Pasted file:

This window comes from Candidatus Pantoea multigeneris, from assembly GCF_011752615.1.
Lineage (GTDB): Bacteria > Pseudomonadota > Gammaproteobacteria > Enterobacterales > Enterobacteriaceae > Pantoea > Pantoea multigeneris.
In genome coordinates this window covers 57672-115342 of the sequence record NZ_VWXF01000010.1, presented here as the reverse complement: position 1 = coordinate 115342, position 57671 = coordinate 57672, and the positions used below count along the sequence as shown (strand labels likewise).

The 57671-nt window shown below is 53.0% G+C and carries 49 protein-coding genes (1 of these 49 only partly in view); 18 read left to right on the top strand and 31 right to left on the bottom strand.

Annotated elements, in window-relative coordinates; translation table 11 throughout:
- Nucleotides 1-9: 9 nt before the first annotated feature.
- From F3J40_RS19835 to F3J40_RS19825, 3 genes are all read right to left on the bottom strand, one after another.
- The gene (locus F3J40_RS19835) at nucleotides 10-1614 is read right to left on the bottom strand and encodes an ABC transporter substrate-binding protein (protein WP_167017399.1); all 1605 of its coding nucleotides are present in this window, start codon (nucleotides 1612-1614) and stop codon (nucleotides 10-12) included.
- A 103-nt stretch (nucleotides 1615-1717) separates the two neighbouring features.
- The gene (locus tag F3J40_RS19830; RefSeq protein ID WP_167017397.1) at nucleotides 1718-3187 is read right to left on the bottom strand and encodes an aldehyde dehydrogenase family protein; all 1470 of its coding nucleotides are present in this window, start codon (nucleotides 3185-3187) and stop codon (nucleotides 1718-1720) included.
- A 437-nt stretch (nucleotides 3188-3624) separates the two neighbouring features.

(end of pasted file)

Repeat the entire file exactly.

This window comes from Candidatus Pantoea multigeneris, from assembly GCF_011752615.1.
Lineage (GTDB): Bacteria > Pseudomonadota > Gammaproteobacteria > Enterobacterales > Enterobacteriaceae > Pantoea > Pantoea multigeneris.
In genome coordinates this window covers 57672-115342 of the sequence record NZ_VWXF01000010.1, presented here as the reverse complement: position 1 = coordinate 115342, position 57671 = coordinate 57672, and the positions used below count along the sequence as shown (strand labels likewise).

The 57671-nt window shown below is 53.0% G+C and carries 49 protein-coding genes (1 of these 49 only partly in view); 18 read left to right on the top strand and 31 right to left on the bottom strand.

Annotated elements, in window-relative coordinates; translation table 11 throughout:
- Nucleotides 1-9: 9 nt before the first annotated feature.
- From F3J40_RS19835 to F3J40_RS19825, 3 genes are all read right to left on the bottom strand, one after another.
- The gene (locus F3J40_RS19835) at nucleotides 10-1614 is read right to left on the bottom strand and encodes an ABC transporter substrate-binding protein (protein WP_167017399.1); all 1605 of its coding nucleotides are present in this window, start codon (nucleotides 1612-1614) and stop codon (nucleotides 10-12) included.
- A 103-nt stretch (nucleotides 1615-1717) separates the two neighbouring features.
- The gene (locus tag F3J40_RS19830; RefSeq protein ID WP_167017397.1) at nucleotides 1718-3187 is read right to left on the bottom strand and encodes an aldehyde dehydrogenase family protein; all 1470 of its coding nucleotides are present in this window, start codon (nucleotides 3185-3187) and stop codon (nucleotides 1718-1720) included.
- A 437-nt stretch (nucleotides 3188-3624) separates the two neighbouring features.